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Gateway Residences at Exchange, LLC v. Illinois Union Insurance Co.

United States District Court, E.D. Virginia, Alexandria Division

April 3, 2018

GATEWAY RESIDENCES AT EXCHANGE, LLC, Plaintiff,
v.
ILLINOIS UNION INSURANCE COMPANY, Defendant.

          HON. JOHN F. ANDERSON JUDGE.

          MEMORANDUM OPINION & ORDER

          LIAM O GRADY UNITED STATES DISTRICT JUDGE

         This matter comes before the Court on cross motions for summary judgment. See Dkt. 28 (Defendant's motion); Dkt. 30 (Plaintiffs motion). For the reasons explained below and for good cause shown, Defendant's motion is GRANTED and Plaintiffs motion is DENIED.

         I. Background

         Plaintiff Gateway Residences at Exchange, LLC ("Gateway") is seeking to recover insurance proceeds to satisfy a default judgment that Gateway obtained against Defendant Illinois Union Insurance Company's ('IUIC") insured, Mechanical Design Group Ltd ("MDG"). Gateway sued MDG in Fairfax Circuit Court on September 16, 2016, alleging negligent design by MDG during the design and construction of a building sometime in 2014. MDG did not appear in the lawsuit, and Gateway obtained a default judgment in the amount of $910, 148, plus approximately $22, 000 in attorney's fees and costs. See Dkt. 1, Ex. 13; Ex. 7 at ¶ 4-9. Gateway now seeks to recover that judgment from IUIC, claiming that IUIC is required to indemnify MDG.

         IUIC covered MDG under an insurance policy running from February 1, 2014 through February 1, 2015 ("the Policy"). The Policy is a "claims made and reported" policy, which requires as a condition of coverage that a claim must be made and reported to the insurer within the policy period. IUIC alleges that there is no coverage under the Policy because IUIC received no claim during the existence of the Policy, which was cancelled at the request of First Insurance Funding on September 5, 2014. First Insurance was the premium finance company for the insurance policy under which MDG had coverage, and First Insurance had power of attorney over the policy (and thus, according to IUIC, authority to request cancellation of the policy). Gateway disputes the validity of the policy's cancellation. In the alternative, IUIC argues that the Policy's natural termination date was February 1, 2015, and thus even in the absence of a proper cancellation, the Policy would have ended prior to IUIC's notification of Gateway's claim on September 2, 2016.

         The Court heard oral arguments on the motions on March 16, 2018. Counsel for both parties acknowledged that no genuine issues of material fact are in dispute, and that this matter is ripe for summary judgment. Having reviewed the pleadings and considered the parties' arguments, the Court agrees. See Minnesota Lawyers Mut., Ins. Co. v. Protostorm, LLC, 197 F.Supp.3d 876, 882 (E.D. Va. 2016) ("The interpretation of an insurance policy is a question of law that is particularly well suited for summary judgment.").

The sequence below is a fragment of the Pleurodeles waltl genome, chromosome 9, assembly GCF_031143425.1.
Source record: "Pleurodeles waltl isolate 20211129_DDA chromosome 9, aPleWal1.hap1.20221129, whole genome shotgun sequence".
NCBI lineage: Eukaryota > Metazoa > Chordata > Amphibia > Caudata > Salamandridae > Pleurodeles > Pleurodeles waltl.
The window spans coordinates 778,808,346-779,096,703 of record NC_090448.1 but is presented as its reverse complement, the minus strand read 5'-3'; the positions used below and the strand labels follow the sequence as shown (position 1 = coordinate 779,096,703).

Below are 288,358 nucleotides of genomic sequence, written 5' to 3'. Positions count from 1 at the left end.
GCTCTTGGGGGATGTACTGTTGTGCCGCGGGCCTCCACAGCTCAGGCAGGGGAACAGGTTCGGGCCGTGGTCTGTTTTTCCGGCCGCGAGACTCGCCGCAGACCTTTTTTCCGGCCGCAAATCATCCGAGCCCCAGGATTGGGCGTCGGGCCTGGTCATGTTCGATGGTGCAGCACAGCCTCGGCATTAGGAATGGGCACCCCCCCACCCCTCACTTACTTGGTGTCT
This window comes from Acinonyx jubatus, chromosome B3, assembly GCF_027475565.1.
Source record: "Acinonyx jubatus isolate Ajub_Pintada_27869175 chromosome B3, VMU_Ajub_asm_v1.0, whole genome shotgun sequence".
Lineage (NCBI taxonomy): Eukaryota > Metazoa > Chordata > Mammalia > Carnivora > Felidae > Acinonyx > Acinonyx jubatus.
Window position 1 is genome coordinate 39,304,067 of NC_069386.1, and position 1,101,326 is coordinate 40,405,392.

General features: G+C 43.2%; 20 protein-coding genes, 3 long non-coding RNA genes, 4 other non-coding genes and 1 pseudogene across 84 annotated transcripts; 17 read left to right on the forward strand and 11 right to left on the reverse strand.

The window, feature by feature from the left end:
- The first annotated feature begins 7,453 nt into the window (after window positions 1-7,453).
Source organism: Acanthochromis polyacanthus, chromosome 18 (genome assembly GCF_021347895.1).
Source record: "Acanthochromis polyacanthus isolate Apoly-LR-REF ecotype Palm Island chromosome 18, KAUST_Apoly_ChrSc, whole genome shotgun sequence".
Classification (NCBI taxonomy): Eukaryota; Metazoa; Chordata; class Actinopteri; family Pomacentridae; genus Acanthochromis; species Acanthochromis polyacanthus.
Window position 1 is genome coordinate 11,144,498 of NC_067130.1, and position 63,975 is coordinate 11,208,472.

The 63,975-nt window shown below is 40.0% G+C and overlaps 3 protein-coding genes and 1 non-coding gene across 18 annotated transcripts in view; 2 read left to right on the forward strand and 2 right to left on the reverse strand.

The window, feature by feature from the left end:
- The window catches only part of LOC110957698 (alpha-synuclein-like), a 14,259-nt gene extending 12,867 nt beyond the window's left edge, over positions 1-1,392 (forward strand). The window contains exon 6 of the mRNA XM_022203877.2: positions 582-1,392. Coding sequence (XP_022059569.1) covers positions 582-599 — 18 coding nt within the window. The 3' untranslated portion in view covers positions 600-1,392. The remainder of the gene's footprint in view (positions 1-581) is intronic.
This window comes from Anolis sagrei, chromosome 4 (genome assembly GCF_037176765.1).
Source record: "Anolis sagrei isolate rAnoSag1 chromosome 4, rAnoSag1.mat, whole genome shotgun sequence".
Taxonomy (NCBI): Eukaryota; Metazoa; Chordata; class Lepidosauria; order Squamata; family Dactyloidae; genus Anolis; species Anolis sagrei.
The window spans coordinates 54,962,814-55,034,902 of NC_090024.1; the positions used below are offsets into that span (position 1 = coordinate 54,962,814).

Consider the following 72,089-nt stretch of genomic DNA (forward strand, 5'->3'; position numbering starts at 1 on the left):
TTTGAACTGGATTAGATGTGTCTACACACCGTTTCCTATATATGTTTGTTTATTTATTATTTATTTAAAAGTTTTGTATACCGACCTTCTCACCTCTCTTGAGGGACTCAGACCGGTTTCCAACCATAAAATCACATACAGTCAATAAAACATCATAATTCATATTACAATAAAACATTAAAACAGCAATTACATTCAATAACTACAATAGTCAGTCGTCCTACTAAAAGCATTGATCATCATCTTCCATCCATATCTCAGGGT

II. Legal Standard

         The court shall grant summary judgment if the movant shows that there is no genuine dispute as to any material fact and the movant is entitled to judgment as a matter of law. Fed.R.Civ.P. 56(a). Summary judgment is appropriate if the "pleadings, depositions, answers to interrogatories, and admissions on file, together with the affidavits, if any, show that there is no genuine issue as to any material fact and that the moving party is entitled to a judgment as a matter of law." Celolex Corp. v. Catrett, 477 U.S. 317, 322 (1986). A party moving for summary judgment has the initial burden of showing the court the basis for its motion and identifying the evidence that demonstrates the absence of a genuine issue of material fact. Id. Once the moving party satisfies its initial burden, the opposing party has the burden of showing, by means of affidavits or other verified evidence, that there exists a genuine dispute of material fact. See Matsushita Elec. Indus. Co. v. Zenith Radio Corp., 475 U.S. 574, 586-87 (1986).

         In reviewing a summary judgment motion, the court must "draw all justifiable inferences in favor of the nonmoving party." United States v. Carolina Transformer Co., 978 F.2d 832, 835 (4th Cir. 1992). Summary judgment is not appropriate if the resolution of material issues depends on credibility determinations. Meyers v. Baltimore Cty., 713 F.3d 723, 730 (4th Cir. 2013).

         III. Analysis

         a. Plaintiffs Motion for Summary Judgment

         Gateway presents three arguments in favor of its motion. First, Gateway argues that IUIC has waived its "claims made and reported" defense because IUIC failed to notify Gateway of MDG's alleged breach of the Policy within 45 days of IUIC's discovery of a breach, thereby bringing IUIC under the coverage of Va. Code Ann. § 38.2-2226. Second, Gateway argues that the Policy was never cancelled or was inappropriately cancelled, and therefore the Policy remained in force at the time Gateway notified IUIC of its claim. Third, Gateway argues that MDG's coverage under the Policy continued through an "extended reporting period, " and that Gateway reported its claim to IUIC during the lifetime of this extended reporting period. All three arguments fail, for the reasons explained below.

         i. Waiver under Va. ...


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